Queen Elizabeth I was the third longest ruler of the England, reigning for 45 years. Over the course of nearly half a century of as supreme ruler of the powerful monarchy in the world, Queen Elizabeth had produced enough letters and speeches to fill volumes and had inspired poets and playwrights. Lesser known among voluminous amount of literary works related to the Virgin Queen are the fifteen poems she herself composed.
One of the poems attributed to Elizabeth is so attributed because it was found scratched on a window in the cell in which she was briefly imprisoned while at Woodstock. The provenance of this poem also gives the verse its rather telling title: “Written with a Diamond.” Another notable poem is concerned with the life-long mystery as to whether Elizabeth would ever produce an heir. “On Monsieur’s Departure” is filled with imagery that offers a glimpse into the complications of courtly love rituals that her would-be lovers faced when dealing with a figurehead of a nation on whom every eye in that nation was trained.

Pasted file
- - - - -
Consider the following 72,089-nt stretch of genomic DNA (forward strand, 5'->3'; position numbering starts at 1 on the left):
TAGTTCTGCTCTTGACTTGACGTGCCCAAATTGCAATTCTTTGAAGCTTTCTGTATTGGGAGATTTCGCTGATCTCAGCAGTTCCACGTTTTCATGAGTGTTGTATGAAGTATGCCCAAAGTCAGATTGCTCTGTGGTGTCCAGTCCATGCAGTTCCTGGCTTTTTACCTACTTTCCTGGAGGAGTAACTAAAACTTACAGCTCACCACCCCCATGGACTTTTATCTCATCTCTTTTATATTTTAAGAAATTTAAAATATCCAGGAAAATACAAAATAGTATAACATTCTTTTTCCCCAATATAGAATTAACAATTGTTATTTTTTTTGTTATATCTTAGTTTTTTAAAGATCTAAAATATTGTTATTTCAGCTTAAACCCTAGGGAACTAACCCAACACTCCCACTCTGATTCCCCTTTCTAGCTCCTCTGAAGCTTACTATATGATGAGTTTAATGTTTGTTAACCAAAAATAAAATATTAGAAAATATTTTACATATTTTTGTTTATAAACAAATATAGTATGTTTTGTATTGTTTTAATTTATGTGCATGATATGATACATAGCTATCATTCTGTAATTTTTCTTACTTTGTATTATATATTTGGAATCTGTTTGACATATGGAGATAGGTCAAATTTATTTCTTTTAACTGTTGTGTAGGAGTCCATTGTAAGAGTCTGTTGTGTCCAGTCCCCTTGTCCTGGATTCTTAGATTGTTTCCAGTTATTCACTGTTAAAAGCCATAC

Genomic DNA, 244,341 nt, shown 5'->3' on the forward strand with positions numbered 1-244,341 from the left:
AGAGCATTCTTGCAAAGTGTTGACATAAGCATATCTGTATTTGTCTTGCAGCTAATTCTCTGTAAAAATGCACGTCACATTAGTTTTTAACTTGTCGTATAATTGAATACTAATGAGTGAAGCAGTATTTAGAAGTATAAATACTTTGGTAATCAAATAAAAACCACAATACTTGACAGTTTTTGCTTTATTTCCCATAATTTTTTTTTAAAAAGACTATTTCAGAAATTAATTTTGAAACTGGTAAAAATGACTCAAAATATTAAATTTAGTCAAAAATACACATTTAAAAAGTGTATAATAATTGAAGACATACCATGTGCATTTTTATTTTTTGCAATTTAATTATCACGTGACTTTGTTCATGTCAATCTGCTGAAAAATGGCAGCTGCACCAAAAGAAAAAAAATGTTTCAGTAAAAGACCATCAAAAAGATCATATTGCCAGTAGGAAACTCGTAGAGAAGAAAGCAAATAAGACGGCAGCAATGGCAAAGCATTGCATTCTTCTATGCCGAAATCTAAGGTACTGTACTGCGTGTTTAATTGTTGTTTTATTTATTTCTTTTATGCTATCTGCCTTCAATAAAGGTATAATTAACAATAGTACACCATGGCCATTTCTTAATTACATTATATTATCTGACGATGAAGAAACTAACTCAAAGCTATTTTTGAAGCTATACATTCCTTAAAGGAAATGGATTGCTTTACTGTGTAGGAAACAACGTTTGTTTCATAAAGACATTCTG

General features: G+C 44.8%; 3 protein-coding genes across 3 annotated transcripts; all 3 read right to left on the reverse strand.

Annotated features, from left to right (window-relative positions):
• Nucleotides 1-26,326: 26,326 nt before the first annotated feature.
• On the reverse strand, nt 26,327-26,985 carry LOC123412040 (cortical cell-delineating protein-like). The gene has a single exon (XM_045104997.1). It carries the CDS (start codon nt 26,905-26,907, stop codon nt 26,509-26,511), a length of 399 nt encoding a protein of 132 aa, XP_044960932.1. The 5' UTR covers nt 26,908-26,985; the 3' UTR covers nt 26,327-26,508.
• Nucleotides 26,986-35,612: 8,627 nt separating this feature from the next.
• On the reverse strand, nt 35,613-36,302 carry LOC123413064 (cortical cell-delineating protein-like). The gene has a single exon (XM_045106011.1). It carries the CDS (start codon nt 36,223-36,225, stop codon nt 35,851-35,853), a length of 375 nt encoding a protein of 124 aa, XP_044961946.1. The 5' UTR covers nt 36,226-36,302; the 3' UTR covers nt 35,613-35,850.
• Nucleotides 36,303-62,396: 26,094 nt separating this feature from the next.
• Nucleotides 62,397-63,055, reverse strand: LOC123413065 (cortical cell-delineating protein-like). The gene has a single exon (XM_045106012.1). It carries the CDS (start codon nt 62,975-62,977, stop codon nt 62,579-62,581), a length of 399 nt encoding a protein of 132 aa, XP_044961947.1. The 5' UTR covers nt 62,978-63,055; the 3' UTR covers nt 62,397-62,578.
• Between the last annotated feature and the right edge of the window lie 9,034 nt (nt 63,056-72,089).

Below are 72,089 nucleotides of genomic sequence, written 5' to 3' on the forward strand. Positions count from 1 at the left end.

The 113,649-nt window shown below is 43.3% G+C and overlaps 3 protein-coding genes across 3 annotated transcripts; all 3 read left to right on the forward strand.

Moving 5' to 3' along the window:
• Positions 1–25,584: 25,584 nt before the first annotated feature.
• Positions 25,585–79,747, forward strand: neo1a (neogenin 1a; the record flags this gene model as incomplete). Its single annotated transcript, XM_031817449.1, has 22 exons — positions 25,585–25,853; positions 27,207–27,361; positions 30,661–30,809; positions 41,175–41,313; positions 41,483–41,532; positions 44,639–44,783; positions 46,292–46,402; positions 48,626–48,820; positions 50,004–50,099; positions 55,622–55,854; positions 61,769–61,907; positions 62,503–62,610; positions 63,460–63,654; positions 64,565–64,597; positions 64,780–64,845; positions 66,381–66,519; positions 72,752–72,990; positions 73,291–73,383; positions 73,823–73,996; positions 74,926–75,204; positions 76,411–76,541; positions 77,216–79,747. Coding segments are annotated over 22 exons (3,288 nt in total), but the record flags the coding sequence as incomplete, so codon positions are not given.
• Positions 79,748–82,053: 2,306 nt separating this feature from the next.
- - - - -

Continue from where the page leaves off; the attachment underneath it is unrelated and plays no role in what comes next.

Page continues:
Worth nothing is that Elizabeth’s father—King Henry VIII—was something of an aesthete himself before spiraling into gluttony and various mental instabilities. In addition to having composed the Christmas favorite “Greensleeves” Elizabeth’s father also composed a number of poems. Thus far the scholarly opinion is that the talent of the father did not get passed onto the daughter. While Elizabeth’s poems are considered valuable for their insight into Elizabethan courtly ritual and her own unique status as a monarch, they have generally been dismissed as signs of an incipient literary genius obstructed from flowering fully due to a commitment to other duties.